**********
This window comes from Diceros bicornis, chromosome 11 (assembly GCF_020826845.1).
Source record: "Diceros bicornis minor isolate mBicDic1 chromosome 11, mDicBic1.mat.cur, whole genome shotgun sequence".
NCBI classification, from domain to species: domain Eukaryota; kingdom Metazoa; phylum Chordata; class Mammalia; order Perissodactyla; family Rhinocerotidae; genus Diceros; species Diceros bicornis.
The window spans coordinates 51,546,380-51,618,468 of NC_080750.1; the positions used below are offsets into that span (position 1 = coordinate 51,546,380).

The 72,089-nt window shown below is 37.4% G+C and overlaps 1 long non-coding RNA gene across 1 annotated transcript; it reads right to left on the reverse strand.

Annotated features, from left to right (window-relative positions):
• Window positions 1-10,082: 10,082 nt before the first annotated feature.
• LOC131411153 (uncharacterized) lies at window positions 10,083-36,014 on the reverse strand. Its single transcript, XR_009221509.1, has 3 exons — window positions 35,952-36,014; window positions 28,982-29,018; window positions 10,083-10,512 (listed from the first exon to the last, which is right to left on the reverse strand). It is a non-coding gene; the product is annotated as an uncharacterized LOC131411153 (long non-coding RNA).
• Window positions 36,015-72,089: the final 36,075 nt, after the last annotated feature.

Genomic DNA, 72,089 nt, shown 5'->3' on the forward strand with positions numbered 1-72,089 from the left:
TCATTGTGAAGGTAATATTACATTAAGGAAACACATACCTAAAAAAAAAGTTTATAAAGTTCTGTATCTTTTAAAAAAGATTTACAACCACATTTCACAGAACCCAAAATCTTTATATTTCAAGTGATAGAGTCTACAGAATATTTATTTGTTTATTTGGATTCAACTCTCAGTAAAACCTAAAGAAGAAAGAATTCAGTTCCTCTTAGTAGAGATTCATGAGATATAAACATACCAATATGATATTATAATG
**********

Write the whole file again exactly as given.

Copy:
This window comes from Diceros bicornis, chromosome 11 (assembly GCF_020826845.1).
Source record: "Diceros bicornis minor isolate mBicDic1 chromosome 11, mDicBic1.mat.cur, whole genome shotgun sequence".
NCBI classification, from domain to species: domain Eukaryota; kingdom Metazoa; phylum Chordata; class Mammalia; order Perissodactyla; family Rhinocerotidae; genus Diceros; species Diceros bicornis.
The window spans coordinates 51,546,380-51,618,468 of NC_080750.1; the positions used below are offsets into that span (position 1 = coordinate 51,546,380).

The 72,089-nt window shown below is 37.4% G+C and overlaps 1 long non-coding RNA gene across 1 annotated transcript; it reads right to left on the reverse strand.

Annotated features, from left to right (window-relative positions):
• Window positions 1-10,082: 10,082 nt before the first annotated feature.
• LOC131411153 (uncharacterized) lies at window positions 10,083-36,014 on the reverse strand. Its single transcript, XR_009221509.1, has 3 exons — window positions 35,952-36,014; window positions 28,982-29,018; window positions 10,083-10,512 (listed from the first exon to the last, which is right to left on the reverse strand). It is a non-coding gene; the product is annotated as an uncharacterized LOC131411153 (long non-coding RNA).
• Window positions 36,015-72,089: the final 36,075 nt, after the last annotated feature.

Genomic DNA, 72,089 nt, shown 5'->3' on the forward strand with positions numbered 1-72,089 from the left:
TCATTGTGAAGGTAATATTACATTAAGGAAACACATACCTAAAAAAAAAGTTTATAAAGTTCTGTATCTTTTAAAAAAGATTTACAACCACATTTCACAGAACCCAAAATCTTTATATTTCAAGTGATAGAGTCTACAGAATATTTATTTGTTTATTTGGATTCAACTCTCAGTAAAACCTAAAGAAGAAAGAATTCAGTTCCTCTTAGTAGAGATTCATGAGATATAAACATACCAATATGATATTATAATG